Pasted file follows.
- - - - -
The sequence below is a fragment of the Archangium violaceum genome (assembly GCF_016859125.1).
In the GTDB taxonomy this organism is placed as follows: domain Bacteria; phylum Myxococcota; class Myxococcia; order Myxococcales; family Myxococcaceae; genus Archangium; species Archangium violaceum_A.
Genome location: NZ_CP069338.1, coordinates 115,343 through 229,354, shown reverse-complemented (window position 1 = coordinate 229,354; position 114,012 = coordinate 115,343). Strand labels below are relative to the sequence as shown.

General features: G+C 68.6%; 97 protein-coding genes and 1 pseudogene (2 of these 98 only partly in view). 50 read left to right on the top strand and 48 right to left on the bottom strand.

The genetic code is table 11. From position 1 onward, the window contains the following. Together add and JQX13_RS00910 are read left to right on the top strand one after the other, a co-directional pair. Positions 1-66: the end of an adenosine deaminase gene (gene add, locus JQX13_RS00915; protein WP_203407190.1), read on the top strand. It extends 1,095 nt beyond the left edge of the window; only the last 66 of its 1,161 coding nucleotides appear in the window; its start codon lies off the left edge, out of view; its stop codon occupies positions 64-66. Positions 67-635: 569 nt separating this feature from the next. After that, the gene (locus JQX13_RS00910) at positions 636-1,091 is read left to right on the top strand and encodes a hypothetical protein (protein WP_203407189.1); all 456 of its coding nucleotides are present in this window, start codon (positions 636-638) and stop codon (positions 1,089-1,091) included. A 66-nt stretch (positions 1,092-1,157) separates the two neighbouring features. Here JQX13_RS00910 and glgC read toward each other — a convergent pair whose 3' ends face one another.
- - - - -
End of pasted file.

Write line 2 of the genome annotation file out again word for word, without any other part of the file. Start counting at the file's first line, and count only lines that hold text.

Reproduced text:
In the GTDB taxonomy this organism is placed as follows: domain Bacteria; phylum Myxococcota; class Myxococcia; order Myxococcales; family Myxococcaceae; genus Archangium; species Archangium violaceum_A.